A positive approach to developing a strategy to optimize the use of fertilizer in rice has been revealed in Indonesia.
Commonly, rice farmers in Indonesia apply urea with NPK to their rice crop. However, there is doubt over whether that delivers the correct balance of nutrients required by the growing rice, or whether it creates the optimum synergy between the nutrients. Indonesia wants to improve rice productivity by almost 40% in order to reach the national harvest target set for 2040 the country, and to achieve this it is more and more focused on optimizing the use of fertilizer.
The trial on a demonstration plot in the West Java province of Indonesia studied two varieties of paddy rice. It compared the conventional crop nutrition practice of the area (urea plus NPK) with an alternative strategy replacing the NPK with Polysulphate – the ICL FertilizerpluS natural mineral product containing sulphur, magnesium, potassium and calcium.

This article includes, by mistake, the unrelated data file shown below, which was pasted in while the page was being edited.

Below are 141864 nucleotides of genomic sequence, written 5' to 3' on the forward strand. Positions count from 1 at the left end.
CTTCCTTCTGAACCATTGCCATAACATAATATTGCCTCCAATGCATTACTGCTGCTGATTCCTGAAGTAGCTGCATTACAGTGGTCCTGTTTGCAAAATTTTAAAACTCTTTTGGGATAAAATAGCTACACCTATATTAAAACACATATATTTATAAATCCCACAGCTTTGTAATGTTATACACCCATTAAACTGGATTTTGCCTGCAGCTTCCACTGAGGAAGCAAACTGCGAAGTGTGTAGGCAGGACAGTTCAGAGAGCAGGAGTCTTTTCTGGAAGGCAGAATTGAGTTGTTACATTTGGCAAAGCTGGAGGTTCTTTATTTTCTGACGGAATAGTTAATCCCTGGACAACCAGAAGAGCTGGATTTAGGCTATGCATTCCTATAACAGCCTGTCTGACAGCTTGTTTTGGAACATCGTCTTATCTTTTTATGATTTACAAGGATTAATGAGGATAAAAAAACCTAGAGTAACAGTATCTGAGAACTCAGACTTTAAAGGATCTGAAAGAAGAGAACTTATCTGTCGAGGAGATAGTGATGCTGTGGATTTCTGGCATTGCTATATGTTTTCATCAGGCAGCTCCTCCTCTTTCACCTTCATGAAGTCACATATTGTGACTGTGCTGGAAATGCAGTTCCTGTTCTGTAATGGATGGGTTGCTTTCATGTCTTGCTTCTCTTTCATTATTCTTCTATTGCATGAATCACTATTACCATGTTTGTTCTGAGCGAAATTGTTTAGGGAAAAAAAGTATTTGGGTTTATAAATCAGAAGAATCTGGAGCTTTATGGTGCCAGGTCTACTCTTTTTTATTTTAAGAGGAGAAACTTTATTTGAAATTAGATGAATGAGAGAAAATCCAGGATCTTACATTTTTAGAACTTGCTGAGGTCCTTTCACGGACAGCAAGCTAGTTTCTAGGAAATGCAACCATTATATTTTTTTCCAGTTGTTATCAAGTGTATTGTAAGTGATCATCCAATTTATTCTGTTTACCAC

According to the report, using Polysulphate with urea on the rice crop resulted in a 16% yield increase, bigger and stronger panicles and higher grain weight. The host farmers also reported that the crop applied with Polysulphate appeared to be more resistant to lodging, or damage caused by the wind, and showed improved resistance to common diseases.
Fine-tuning fertilizer strategy to match crop needs is an essential part of farming today. It takes knowledge and belief in the potential gains. For rice farmers in Indonesia this report helps with both. It shows that challenging assumptions and trialing precise and balanced fertilizer use is the way ahead to boost yields and livelihoods.
The full report is available on the IPI website.